Intense feeling and technical skill characterizes the work of the Scottish poet Robert Burns. His best work is in Scots, the language of southern Scotland.
He is one of the greatest authors of that language in the last four centuries. Robert Burns.
Robert Burns was born in Alloway, Ayrshire, Scotland, on January 25, , to hard-working farmer parents. He began helping his father with farm work at the age of twelve. The difficulty of the labor later had a crippling effect on his health.
The Story of Robert Burns
Although Burns's formal schooling was limited, he loved to read and for a time he was tutored by John Murdoch, who thoroughly educated him in eighteenth-century English literature. The family worked hard on the Ayrshire farm and at several others, but their lives were never made easier.
Ongoing troubles with landlords and their agents fueled the rebellion that Burns felt against authority, which later became a major theme in his poetry. In his father died, and the family moved a few miles away to Mossgiel, Scotland. Here and in the nearby town of Mauchline, Scotland, the charming and attractive Burns began numerous love affairs, some of which extended to about By the end of his short life he was to have fathered fourteen children by six different mothers.
While continuing to do farm work in Mossgiel, Burns began writing poetry, and his talents developed in a spectacular way. Many of his poems expressed his love of the country and its people and poked fun at his favorite target, followers of Calvinism a religion that features a strict belief in God's absolute will over the affairs of humans.
In he published Poems, Chiefly in the Scottish Dialect at nearby Kilmarnock, Scotland, and the book was a success. At this time Burns was twenty-seven, and he had written some of the most effective and biting pieces of satire ridicule or scorn in the language. Among them were "Holy Willie's Prayer" a dramatic speech that mocked a believer in Calvinism and "The Holy Fair" a humorous description of a Scottish religious camp meeting.
Other important poems that appeared in his first volume were "Address to the Unco Guid" an appeal to the religious not to look down on sinners ; "The Jolly Beggars" a dramatic poem celebrating poor people ; the masterful "Address to the Deil" that is, to the Devil ; "The Cotter's Saturday Night" in praise of the Scottish countryside ; and the moving "Auld Farmer's Salutation to His Mare" and "To a Mouse" the latter a poem written to a field mouse who has been killed by a farmer while plowing.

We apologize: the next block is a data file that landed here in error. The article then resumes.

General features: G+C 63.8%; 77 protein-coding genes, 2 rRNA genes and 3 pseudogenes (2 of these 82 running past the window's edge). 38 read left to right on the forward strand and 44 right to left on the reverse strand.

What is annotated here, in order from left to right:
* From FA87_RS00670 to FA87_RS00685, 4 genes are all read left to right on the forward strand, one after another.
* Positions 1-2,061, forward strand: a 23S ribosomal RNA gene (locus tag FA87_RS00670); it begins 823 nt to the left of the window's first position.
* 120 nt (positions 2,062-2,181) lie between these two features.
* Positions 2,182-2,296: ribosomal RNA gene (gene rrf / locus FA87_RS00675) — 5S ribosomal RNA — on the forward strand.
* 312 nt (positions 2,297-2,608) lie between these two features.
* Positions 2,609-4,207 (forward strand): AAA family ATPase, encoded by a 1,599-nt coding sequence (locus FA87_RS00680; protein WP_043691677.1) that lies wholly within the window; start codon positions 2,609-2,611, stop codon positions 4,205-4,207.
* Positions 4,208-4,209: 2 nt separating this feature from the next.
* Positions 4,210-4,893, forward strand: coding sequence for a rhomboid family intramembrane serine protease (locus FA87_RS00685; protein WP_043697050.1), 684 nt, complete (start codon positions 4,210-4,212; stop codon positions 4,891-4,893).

These and other poems by Burns are almost unequaled in their combination of accurate local language and depth of feeling. Not for centuries had such fine poetry been written in the Scots tongue.
But was also a year of great distress for Burns. His affair with Jean Armour had resulted in the birth of twins, and her parents refused to allow the couple to marry because of Burns's reputation as a critic of religion. In addition, Burns was in love with Mary Campbell, for whom he wrote the song "Highland Mary," but she died in as a result of giving birth to his child.
Robert Burns Biography
Burns considered leaving the country for Jamaica, but he abandoned the plan and spent the winter in Edinburgh, Scotland, where he was praised and honored for the success of his book.
Early in a new edition of his poems was published that made him famous not only throughout Scotland but also in England and internationally. After a summer and fall spent touring Scotland the only real traveling he ever did and restarting his affair with Jean, Burns spent a second winter in Edinburgh.
In March Burns returned to Mauchline and finally married Jean, who had given birth to a second set of his twins. After his wedding Burns turned his efforts to supporting his family.
Robert Burns World Federation
In he leased a farm at Ellisland, Scotland, forty-five miles from Mauchline. After annoying delays in the building of his house and several rough years trying to make an income from his farmland, he moved with Jean and the children to Dumfries, Scotland.
In he had begun working as a tax inspector, a profession in which he continued until his death. At Ellisland Burns had little free time, but it was there that he wrote his masterpiece of comic humor "Tam o'Shanter," his one outstanding piece of narrative verse. Burns also wrote numerous songs some of them original lyrics for old tunes, some reworkings of old lyrics for The Scots Musical Museum, a collection of Scottish songs with which he had been associated since Most of Burns's poetic efforts in the Ellisland and Dumfries periods was in this area of song writing and song editing he had written songs earlier but had usually not published them , and the results were very popular.
Burns's years in Dumfries were years of work and hardship, but contrary to reports written after his death, he was not shunned by others and he did not fall into moral decline.
His fellow townsmen and his coworkers respected him. His health, which always caused him problems, began to fail, and he died of heart disease on July 21, His wife gave birth to their last child on the day of his funeral.
Development as a poet
McIntyre, Ian. London: HarperCollins, Sprott, Gavin. Robert Burns: Pride and Passion. Edinburgh: HMSO, Toggle navigation. Early life and education Robert Burns was born in Alloway, Ayrshire, Scotland, on January 25, , to hard-working farmer parents.
Achievement and sudden fame While continuing to do farm work in Mossgiel, Burns began writing poetry, and his talents developed in a spectacular way. Later years and his songs After his wedding Burns turned his efforts to supporting his family. For More Information Lindsay, Maurice. User Contributions: 1. Comment about this article, ask questions, or add new information about this topic: Name:. E-mail: Show my email publicly.
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